Yellowknife, N. W. T.
June 18th, 1939.
Last Sunday and today we had very good sailing—going south fro here each time along the east shore. Last Sunday we were almost opposite the Indian Village when we passed the Hearne Lake the first McKenzie [sic] River Transport boat of the season. It was quite a sight to pass the first boat of the season far out in the lake as we were at the time. Since then in the middle of the week the Dease Lake, the Hearnes’s sister ship arrived with three more barges and again today as we were homeward bound we were passed by the Hearne Lake coming into Yellowknife on its second trip.
With so much freight coming in there is a great deal of checking to be done and one of the office staff is helping with this and I find I have his work to do as well as my own. Consequently my pile of invoices instead of diminishing is growing. I am supposed to check all the stores requisitions too but the good part about this new job is that there is no deadline to beat twice a month. Indeed most of last week has been spent helping Eric close the books for the month of May so that he would be able to get off on Sunday. Eric was delayed on the May closing by the auditors who had the books most of the time.
The auditors visit is always a rather arduous time. For instance one of my jobs before was the computing on the basis of direct labour of the proportion of camp expense to be borne by the mine, mill & Rycon Miners Ltd. Respectively. This involves several thousand dollars each month so I had done it fairly carefully but the basis on which it was done is so vague that it is almost impossible to check back. To satisfy themselves the auditors made me recheck a month and naturally it wasn’t the same. Then I had to try a different month with the same result. However it all balance out in the end as they found that during the year Eric had somehow changed a percentage from ½ of 1% to 1% when bringing forward this invariable %age from one month to the next which counteracted mine. However the system has been changed so that the direct labour can be checked by the auditors.
The most exciting incident of the trip last Sunday was just about at the furthest south point of the trip—about seven miles from Con. We were sailing amongst the islands about 100 yds from shore under a strong wind when with only a seconds warning we hit a reef. Eric was just getting up to pull up the centre-board and he was knocked flat. The first reaction was the boat tipping forward so that the bow when [sic] under and then the wind took its effect so that we when [sic] sideways and I just remembered to let the sail go in time. Our third passenger had been standing on the tip of the bow and nearly tore his hand off holding onto the guy wire. It really was a hard knock and I was sure the centre board well would be badly damaged but there was no visible signs of any harm at all.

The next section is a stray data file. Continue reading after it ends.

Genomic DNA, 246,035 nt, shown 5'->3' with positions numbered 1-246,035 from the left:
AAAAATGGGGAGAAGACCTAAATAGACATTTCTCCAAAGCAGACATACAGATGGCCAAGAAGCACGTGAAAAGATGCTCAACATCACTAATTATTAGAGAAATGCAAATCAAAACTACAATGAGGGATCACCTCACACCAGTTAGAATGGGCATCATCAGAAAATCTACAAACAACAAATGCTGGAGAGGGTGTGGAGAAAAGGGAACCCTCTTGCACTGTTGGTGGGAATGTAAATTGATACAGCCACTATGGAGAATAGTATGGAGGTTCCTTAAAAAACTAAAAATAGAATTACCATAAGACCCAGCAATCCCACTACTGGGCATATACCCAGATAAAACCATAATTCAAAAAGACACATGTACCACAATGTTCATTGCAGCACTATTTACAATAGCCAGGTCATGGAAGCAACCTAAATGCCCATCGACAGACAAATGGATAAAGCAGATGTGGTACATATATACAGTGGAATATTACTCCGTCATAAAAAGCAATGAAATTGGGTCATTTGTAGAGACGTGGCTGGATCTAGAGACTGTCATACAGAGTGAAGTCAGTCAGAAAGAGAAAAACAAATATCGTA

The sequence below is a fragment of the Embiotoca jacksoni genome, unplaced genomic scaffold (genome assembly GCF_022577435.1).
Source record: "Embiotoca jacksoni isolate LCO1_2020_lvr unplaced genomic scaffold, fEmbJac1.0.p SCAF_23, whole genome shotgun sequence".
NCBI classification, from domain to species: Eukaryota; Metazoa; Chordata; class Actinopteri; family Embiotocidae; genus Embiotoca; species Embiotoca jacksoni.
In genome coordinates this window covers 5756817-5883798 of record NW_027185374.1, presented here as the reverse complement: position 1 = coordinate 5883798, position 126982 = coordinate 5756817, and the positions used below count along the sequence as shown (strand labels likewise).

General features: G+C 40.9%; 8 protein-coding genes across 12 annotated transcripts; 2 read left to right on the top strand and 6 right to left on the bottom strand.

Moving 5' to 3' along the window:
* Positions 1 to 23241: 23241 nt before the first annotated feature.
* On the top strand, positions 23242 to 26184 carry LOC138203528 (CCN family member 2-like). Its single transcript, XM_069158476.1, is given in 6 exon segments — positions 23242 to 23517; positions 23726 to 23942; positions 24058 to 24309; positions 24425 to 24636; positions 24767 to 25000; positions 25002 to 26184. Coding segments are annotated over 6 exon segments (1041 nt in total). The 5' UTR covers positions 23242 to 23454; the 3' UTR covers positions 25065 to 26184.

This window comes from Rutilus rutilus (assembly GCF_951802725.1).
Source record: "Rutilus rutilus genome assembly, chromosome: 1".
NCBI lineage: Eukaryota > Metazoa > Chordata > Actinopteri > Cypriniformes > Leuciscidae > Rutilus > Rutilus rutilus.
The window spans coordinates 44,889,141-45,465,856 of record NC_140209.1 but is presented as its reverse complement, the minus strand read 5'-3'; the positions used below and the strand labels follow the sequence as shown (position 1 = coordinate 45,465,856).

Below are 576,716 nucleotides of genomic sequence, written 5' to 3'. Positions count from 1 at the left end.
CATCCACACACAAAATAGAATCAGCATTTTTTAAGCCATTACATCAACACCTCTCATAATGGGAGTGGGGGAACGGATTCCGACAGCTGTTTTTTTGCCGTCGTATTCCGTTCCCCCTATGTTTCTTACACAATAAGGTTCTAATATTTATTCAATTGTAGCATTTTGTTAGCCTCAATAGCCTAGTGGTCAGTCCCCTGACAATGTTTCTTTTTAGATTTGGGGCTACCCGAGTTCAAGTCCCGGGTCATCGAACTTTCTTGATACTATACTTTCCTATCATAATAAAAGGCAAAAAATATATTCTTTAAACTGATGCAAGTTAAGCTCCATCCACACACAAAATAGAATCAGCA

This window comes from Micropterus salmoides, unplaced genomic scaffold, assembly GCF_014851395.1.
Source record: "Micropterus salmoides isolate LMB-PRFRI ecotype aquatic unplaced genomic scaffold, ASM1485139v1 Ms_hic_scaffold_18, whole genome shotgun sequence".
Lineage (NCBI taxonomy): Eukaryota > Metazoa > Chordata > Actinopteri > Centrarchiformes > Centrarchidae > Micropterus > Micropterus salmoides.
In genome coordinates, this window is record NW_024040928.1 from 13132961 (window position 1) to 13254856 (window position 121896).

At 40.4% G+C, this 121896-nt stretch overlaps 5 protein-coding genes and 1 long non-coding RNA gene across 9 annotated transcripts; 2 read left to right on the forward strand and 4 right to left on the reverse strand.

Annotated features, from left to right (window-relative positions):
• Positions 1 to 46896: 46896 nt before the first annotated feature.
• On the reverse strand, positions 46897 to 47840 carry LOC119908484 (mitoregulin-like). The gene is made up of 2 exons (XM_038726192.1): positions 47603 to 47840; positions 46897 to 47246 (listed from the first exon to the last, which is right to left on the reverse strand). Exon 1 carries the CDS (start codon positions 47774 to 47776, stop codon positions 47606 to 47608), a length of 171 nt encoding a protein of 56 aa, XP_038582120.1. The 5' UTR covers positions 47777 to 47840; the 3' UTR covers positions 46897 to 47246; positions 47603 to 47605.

Practically every week day is beautifully sunny but for the last six weeks I think there has been at least some rain on Sunday and today was the culmination of them all. We took two passengers today, the Hamiltons and started off about ten. Before we were halfway to the Indian village the rain started and it really poured so that we were soaked. We landed this side of the village and lit a fir and dried ourselves out as the rain had stopped by then. The weather still looked black and I think everybody wanted to turn back and would if it hadn’t been for me. I didn’t want to give up after working all week for this day and so we built a very good shelter beside the fire with moss and fir boughs etc. Then we had lunch and by 1:30 there was a patch of blue in the sky so we set sail again. Our proposed destination was an island which according to the map has cabins on it and eventually we spotted some tents and landed close by. However it proved to be an Indian village and we learned form them that we should have landed on the next island further down but it was then too late to go on. There are so many islands it is hard to identify them from the map.
I bought a very good compass in town so that we wont ever get turned around as we did up the river and I carry a small map also. The next rip is to be on the opposite shore and may possible [sic] be an overnight trip.
On both of these last two trips the wind has been perfect for sailing being strong and broadside to the boat in each direction on the open streches [sic]. I measured our course for today on the map and measured in straight lines it came to just over thirteen miles.
We are supposed to have a liquor store here shortly and indeed both the liquor and the store are ready and only waiting for official permission from Ottawa.
There is a new taxi that is far ahead of the usual skiffs with outboard motors. This one is a launch something along the same lines as the Anwolek but not quite so long. It is supposed to do 28 m.p.h. on still water. I am wondering whether I will be able to do a little surf-riding later on in the summer.
The fires are very bad this year and spring up in no time after the usual Sunday rain. One of them was getting quite close to the Ptarmigan mine.
Gray’s radio came in on the last plane. It is a Philco mantel model and seens to work fairly well although we are a little puzzled by the intricacies of the t;uning knob.
With love from